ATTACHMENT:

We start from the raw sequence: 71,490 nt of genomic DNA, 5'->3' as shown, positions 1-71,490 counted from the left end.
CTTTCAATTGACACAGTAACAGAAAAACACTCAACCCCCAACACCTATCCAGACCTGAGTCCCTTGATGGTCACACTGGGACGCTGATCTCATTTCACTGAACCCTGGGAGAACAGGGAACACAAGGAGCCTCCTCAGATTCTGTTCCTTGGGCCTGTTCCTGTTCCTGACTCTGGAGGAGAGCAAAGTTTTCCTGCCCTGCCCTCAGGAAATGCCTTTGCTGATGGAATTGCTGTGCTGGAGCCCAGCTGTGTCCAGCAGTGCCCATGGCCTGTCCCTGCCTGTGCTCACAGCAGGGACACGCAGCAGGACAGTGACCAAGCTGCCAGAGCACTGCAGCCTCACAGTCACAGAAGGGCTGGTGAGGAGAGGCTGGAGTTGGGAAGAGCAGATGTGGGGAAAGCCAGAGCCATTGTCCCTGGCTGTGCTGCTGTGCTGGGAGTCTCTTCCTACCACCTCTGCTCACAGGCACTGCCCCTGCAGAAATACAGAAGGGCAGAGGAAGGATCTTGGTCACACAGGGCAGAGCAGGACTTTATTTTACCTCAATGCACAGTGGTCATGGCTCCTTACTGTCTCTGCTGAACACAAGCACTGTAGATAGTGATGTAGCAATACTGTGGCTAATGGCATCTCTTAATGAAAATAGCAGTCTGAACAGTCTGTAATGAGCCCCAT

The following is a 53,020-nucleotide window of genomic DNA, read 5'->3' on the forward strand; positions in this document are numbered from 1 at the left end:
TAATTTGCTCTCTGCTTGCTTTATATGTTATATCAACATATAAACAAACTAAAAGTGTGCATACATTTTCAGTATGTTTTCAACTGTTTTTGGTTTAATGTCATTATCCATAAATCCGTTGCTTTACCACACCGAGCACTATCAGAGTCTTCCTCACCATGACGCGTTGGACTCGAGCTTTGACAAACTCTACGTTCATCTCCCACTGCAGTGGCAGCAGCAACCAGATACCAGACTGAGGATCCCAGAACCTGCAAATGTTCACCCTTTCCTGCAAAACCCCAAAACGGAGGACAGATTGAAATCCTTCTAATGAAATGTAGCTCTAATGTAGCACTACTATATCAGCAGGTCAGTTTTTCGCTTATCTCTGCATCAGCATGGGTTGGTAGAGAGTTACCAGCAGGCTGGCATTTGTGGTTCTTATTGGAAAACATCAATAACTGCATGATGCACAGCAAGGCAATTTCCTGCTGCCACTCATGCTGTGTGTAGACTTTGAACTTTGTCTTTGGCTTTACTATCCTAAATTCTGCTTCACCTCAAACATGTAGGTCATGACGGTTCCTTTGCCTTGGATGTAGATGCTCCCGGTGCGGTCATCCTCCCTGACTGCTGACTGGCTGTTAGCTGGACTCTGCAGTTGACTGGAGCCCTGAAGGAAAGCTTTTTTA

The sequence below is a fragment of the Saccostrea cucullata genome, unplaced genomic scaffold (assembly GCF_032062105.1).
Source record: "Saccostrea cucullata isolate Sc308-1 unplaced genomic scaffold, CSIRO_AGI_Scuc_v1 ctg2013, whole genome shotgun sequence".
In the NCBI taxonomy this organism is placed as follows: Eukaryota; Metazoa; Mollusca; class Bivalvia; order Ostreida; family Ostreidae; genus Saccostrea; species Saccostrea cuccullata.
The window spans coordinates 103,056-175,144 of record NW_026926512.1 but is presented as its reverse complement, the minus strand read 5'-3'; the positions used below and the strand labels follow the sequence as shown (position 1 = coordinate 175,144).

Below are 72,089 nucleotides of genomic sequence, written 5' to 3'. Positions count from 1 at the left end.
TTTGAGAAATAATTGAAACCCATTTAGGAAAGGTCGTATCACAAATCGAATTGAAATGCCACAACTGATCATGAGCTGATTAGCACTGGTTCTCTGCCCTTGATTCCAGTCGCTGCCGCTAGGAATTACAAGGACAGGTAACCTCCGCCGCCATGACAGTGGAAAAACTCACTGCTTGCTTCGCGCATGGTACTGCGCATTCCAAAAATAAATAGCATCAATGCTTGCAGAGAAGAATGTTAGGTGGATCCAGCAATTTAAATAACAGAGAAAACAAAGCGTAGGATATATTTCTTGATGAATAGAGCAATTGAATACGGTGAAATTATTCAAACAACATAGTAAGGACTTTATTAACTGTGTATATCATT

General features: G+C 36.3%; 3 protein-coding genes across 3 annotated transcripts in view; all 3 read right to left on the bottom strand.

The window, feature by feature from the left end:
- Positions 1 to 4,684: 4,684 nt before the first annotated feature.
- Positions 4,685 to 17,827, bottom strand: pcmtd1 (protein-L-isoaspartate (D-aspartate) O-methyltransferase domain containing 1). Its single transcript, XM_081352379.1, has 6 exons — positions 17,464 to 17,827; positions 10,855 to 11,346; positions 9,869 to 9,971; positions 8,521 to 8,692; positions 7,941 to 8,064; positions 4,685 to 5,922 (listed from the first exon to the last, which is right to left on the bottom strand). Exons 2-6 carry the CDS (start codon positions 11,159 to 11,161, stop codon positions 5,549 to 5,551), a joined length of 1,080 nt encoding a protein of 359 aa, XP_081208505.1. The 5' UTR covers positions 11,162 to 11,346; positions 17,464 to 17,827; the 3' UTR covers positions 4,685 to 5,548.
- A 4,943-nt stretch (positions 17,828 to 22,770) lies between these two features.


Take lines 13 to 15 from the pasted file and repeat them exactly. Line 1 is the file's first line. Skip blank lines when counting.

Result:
- Positions 1 to 4,684: 4,684 nt before the first annotated feature.
- Positions 4,685 to 17,827, bottom strand: pcmtd1 (protein-L-isoaspartate (D-aspartate) O-methyltransferase domain containing 1). Its single transcript, XM_081352379.1, has 6 exons — positions 17,464 to 17,827; positions 10,855 to 11,346; positions 9,869 to 9,971; positions 8,521 to 8,692; positions 7,941 to 8,064; positions 4,685 to 5,922 (listed from the first exon to the last, which is right to left on the bottom strand). Exons 2-6 carry the CDS (start codon positions 11,159 to 11,161, stop codon positions 5,549 to 5,551), a joined length of 1,080 nt encoding a protein of 359 aa, XP_081208505.1. The 5' UTR covers positions 11,162 to 11,346; positions 17,464 to 17,827; the 3' UTR covers positions 4,685 to 5,548.
- A 4,943-nt stretch (positions 17,828 to 22,770) lies between these two features.